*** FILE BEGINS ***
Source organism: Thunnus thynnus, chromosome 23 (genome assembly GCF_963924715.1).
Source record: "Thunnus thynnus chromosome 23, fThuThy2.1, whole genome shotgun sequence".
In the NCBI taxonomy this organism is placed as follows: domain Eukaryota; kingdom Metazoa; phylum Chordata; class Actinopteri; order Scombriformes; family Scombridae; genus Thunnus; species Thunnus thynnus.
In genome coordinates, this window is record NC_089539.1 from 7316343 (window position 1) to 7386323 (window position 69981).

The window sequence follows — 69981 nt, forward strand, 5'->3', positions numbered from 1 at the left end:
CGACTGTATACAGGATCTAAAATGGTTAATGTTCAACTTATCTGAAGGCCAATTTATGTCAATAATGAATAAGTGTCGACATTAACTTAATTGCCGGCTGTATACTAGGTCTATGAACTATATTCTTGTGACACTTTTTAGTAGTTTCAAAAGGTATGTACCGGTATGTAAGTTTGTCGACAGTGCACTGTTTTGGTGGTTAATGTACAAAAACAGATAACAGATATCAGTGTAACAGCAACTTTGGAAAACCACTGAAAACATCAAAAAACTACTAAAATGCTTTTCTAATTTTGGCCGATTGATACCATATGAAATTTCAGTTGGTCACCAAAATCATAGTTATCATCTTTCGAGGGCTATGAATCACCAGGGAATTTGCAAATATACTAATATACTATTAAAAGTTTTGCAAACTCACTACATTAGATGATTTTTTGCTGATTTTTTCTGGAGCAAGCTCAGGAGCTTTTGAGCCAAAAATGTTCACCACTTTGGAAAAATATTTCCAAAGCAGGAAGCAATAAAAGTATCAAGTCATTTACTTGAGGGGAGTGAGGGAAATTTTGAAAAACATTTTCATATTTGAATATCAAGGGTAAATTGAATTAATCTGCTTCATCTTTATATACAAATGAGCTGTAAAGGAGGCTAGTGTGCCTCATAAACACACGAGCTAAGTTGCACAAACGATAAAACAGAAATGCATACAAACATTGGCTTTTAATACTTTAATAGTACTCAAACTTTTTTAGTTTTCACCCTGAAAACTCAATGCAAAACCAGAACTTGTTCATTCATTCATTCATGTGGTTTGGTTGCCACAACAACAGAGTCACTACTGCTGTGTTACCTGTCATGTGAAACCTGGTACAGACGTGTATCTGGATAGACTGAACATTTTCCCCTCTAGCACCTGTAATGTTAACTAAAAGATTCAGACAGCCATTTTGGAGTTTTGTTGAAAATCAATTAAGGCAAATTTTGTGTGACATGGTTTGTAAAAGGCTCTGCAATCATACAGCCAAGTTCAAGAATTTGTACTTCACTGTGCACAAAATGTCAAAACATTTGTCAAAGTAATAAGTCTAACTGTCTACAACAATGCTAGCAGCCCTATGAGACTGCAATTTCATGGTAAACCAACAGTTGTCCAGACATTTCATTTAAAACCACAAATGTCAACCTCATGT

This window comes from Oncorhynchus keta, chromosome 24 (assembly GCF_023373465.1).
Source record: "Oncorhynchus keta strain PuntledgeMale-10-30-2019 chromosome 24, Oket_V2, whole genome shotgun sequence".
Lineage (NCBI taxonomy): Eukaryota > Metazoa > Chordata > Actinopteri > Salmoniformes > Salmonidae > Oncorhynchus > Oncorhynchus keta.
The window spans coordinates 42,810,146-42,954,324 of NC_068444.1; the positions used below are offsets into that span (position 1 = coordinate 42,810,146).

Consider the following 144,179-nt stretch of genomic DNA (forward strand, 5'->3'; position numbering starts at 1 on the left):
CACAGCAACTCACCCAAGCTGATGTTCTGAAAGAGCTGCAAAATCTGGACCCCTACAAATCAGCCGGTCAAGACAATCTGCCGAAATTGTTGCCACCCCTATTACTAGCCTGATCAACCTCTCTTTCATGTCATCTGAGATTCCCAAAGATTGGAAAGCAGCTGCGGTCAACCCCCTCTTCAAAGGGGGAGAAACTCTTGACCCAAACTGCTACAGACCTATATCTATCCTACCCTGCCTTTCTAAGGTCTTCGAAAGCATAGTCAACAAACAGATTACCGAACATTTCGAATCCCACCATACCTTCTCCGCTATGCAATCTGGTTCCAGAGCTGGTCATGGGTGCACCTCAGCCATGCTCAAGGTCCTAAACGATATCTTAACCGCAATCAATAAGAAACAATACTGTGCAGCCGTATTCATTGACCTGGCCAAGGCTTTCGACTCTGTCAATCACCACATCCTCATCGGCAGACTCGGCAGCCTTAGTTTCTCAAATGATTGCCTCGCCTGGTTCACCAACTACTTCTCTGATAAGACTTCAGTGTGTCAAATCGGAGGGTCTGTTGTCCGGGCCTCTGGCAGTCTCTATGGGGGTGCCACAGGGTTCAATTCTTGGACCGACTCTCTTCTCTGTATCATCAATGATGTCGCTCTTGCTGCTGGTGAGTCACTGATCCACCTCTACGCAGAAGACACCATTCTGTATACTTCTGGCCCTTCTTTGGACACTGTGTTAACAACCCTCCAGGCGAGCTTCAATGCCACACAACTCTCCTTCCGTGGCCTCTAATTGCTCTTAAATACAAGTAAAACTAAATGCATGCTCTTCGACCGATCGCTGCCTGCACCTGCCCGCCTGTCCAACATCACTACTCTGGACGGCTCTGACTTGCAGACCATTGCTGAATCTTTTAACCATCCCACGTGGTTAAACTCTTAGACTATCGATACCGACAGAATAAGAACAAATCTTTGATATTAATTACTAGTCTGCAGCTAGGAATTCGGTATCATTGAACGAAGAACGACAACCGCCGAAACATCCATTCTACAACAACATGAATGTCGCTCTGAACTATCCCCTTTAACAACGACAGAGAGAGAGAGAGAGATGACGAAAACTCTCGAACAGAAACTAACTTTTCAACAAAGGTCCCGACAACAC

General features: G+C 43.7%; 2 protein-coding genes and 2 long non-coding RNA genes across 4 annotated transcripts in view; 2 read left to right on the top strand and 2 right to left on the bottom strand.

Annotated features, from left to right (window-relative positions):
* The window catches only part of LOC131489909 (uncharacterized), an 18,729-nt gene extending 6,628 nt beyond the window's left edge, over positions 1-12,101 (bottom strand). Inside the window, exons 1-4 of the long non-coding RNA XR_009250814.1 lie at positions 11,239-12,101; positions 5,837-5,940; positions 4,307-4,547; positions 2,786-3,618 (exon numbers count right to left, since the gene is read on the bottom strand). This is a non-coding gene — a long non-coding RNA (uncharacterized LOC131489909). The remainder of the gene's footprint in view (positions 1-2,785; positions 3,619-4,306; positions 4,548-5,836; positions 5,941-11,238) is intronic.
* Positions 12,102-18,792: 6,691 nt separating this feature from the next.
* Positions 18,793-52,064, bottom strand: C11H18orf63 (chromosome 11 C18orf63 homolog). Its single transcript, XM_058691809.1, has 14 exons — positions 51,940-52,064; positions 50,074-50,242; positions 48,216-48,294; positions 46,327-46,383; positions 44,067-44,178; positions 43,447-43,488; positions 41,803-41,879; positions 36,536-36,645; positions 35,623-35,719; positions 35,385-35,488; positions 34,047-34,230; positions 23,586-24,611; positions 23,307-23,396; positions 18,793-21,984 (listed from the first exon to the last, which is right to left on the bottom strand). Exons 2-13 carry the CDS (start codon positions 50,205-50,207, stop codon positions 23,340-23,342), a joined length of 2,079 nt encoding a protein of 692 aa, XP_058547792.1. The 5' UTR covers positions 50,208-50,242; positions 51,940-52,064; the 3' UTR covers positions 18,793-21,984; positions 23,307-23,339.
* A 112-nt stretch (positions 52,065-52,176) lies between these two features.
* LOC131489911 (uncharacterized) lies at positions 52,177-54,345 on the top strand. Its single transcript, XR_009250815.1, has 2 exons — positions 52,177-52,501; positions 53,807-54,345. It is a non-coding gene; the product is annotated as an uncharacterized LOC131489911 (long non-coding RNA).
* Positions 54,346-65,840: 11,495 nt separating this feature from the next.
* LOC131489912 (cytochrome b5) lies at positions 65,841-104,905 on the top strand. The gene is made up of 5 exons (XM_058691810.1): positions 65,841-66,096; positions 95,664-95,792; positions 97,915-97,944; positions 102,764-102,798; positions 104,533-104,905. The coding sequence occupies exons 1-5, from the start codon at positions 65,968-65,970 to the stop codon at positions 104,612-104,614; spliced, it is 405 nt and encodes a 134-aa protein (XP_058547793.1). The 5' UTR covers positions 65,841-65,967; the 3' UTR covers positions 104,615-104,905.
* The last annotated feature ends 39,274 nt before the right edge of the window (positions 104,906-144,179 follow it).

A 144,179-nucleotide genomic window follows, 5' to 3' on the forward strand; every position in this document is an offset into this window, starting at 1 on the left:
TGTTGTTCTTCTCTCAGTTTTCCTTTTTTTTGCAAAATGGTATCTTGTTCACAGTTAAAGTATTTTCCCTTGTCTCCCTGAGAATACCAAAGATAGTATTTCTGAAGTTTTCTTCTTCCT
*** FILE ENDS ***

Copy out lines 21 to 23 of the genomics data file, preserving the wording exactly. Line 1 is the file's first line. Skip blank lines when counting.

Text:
* LOC131489912 (cytochrome b5) lies at positions 65,841-104,905 on the top strand. The gene is made up of 5 exons (XM_058691810.1): positions 65,841-66,096; positions 95,664-95,792; positions 97,915-97,944; positions 102,764-102,798; positions 104,533-104,905. The coding sequence occupies exons 1-5, from the start codon at positions 65,968-65,970 to the stop codon at positions 104,612-104,614; spliced, it is 405 nt and encodes a 134-aa protein (XP_058547793.1). The 5' UTR covers positions 65,841-65,967; the 3' UTR covers positions 104,615-104,905.
* The last annotated feature ends 39,274 nt before the right edge of the window (positions 104,906-144,179 follow it).

A 144,179-nucleotide genomic window follows, 5' to 3' on the forward strand; every position in this document is an offset into this window, starting at 1 on the left: